Now that you’ve seen the estimates, it’s time to break them down. First of all, keep in mind that housing costs here relate to renting an apartment. Buying a home in Austin’s hot real estate more will undoubtedly cost you more. We will discuss this more in the next section.

If you look closely, a single child added to the family increases most of the expenses by $2000 – $3000. Additionally, note that child care for a family of four assumes your children are between 0 – 6 years old. The graph is then adjusted to include teenagers in a family of six, thus assuming a reduction in childcare costs while significantly increasing the necessities bucket.

These numbers only provide the general estimate of expenses. Again, the magic number to a comfortable life will depend on your lifestyle and investments.

Real Estate Cost in Austin

Before the city started booming, Austin used to have plenty of affordable areas. You could even get a house in Downtown for $150,000 back then. But as the economy started to prosper, more people migrated to the city, increasing the demand for real estate. Nowadays, the metro area isn’t cheap anymore, yet it still offers more affordability than San Francisco or NYC.

According to an article by communityimpact.com‘The full Austin Metropolitan Statistical Area saw rising prices in 2020, as the region’s median price reached a record $365,000. The volume of sales is also up; for the third month running, the region saw a double-digit increase in the number of complete sales, for a total of 3,780 sales.’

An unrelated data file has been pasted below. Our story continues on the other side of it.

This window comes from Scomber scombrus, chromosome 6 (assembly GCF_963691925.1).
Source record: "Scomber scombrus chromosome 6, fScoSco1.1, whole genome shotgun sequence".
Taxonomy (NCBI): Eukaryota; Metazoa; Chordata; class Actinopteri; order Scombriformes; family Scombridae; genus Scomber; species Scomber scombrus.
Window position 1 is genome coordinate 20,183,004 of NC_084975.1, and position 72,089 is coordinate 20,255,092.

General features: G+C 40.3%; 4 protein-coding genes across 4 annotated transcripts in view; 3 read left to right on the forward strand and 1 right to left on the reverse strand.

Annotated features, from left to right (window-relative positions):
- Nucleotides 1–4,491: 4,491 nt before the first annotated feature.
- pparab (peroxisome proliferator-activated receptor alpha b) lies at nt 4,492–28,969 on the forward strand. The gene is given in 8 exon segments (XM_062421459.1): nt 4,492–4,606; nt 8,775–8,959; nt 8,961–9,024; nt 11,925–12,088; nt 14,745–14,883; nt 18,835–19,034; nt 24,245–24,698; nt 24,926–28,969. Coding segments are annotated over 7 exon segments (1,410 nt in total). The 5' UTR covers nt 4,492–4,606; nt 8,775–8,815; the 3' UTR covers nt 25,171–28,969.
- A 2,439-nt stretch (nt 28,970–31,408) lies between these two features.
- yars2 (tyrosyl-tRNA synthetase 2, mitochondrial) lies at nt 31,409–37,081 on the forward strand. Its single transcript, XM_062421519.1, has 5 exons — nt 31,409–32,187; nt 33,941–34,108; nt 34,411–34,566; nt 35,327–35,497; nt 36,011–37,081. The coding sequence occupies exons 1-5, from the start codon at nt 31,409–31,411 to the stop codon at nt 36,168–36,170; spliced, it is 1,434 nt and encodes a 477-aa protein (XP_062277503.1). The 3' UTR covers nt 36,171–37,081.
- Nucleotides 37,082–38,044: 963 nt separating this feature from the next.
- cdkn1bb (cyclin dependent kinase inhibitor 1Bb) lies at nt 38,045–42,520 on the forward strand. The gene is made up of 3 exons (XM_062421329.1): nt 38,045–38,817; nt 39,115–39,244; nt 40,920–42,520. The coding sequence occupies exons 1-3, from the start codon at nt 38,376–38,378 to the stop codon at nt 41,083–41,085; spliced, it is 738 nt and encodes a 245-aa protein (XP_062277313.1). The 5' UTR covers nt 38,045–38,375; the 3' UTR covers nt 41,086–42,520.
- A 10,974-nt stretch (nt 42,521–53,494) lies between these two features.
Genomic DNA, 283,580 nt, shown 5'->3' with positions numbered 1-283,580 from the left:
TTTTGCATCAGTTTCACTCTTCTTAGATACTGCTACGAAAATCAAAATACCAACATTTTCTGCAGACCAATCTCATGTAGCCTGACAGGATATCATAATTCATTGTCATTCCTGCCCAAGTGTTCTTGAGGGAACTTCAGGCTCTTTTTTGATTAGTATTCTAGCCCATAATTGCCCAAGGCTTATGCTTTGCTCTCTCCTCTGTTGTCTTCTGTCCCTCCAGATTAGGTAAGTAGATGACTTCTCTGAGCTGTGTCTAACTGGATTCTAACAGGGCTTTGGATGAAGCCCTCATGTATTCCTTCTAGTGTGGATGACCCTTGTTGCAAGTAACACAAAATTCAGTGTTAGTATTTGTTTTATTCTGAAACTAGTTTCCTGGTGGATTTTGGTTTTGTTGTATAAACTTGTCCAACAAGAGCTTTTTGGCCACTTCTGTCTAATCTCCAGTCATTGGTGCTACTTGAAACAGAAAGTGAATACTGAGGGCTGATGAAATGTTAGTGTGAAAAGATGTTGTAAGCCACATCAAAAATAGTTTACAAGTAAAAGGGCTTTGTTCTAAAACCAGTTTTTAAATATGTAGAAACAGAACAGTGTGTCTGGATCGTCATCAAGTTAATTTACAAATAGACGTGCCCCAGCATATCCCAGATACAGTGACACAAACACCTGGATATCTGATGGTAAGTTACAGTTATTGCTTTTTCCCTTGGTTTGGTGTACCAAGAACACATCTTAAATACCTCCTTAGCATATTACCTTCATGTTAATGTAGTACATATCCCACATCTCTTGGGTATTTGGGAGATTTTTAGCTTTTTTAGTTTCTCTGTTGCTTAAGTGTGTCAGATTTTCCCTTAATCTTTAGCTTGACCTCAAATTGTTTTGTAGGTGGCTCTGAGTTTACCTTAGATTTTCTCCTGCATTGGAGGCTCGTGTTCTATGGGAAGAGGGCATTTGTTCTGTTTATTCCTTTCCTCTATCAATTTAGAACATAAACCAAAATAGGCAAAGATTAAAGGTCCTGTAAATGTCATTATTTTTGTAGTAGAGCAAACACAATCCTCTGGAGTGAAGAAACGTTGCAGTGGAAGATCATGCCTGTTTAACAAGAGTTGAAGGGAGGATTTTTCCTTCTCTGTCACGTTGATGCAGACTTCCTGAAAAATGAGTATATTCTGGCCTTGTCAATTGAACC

With Austin’s progressive economy, real estate prices are only expected to go even higher in the future. Bear in mind that Austin’s property tax rates are higher than average to compensate for the lack of income tax in the state.

Despite the hefty price tag on real estate and exorbitant property tax rates, it’s important to note that jobs are also becoming more diverse and high-paying as well, especially with the influx of companies from Silicon Valley. Increased earning potential helps offset some of the living costs. This is a good thing. Now, the question is:

What Jobs Can You Get in Austin, and How Much Do They Pay?